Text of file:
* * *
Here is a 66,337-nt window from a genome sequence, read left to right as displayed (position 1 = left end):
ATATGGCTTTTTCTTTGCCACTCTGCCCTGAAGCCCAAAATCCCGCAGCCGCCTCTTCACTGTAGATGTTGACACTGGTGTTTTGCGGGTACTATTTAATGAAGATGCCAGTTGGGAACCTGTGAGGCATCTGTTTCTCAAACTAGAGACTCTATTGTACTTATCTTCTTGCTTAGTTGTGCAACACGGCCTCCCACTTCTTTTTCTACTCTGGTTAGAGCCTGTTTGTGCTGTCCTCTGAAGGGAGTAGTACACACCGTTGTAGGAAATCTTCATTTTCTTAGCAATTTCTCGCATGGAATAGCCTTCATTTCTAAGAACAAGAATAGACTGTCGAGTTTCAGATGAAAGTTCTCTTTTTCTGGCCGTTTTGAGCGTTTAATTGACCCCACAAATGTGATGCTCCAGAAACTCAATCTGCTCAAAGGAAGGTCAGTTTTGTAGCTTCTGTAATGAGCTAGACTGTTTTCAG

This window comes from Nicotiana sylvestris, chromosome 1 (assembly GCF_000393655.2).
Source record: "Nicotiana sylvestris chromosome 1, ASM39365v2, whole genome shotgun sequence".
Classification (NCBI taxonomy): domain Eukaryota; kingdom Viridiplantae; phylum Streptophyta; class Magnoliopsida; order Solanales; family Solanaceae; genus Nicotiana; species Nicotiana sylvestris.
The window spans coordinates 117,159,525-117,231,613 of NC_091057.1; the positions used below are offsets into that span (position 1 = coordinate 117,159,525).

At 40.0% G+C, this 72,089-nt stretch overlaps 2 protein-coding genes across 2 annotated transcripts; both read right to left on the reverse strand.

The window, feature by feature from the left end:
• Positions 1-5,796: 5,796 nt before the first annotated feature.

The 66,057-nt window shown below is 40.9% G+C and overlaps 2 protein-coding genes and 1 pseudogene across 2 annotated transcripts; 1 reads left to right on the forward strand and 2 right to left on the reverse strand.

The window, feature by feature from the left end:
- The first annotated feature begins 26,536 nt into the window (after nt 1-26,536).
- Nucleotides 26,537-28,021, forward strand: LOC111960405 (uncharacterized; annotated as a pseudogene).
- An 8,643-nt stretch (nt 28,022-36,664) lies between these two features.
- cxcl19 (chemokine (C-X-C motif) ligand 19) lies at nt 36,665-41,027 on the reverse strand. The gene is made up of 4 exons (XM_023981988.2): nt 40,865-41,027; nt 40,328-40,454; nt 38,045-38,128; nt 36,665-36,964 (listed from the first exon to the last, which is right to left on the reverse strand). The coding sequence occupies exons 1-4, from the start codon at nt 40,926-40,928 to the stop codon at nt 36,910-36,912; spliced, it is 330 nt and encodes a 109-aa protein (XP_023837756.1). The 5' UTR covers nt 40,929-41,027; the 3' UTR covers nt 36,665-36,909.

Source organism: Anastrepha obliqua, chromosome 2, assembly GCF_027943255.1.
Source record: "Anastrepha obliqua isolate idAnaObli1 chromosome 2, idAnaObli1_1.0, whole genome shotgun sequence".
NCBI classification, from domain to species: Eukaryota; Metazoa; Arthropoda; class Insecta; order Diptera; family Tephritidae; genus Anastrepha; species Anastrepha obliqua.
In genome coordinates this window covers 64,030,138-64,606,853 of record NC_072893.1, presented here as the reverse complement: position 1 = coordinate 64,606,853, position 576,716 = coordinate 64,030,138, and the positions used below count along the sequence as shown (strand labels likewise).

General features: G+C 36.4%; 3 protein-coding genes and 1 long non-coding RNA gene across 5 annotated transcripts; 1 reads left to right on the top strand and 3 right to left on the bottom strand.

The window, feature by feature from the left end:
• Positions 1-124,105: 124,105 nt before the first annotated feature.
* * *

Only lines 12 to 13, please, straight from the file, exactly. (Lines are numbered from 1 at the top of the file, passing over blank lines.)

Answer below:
- The first annotated feature begins 26,536 nt into the window (after nt 1-26,536).
- Nucleotides 26,537-28,021, forward strand: LOC111960405 (uncharacterized; annotated as a pseudogene).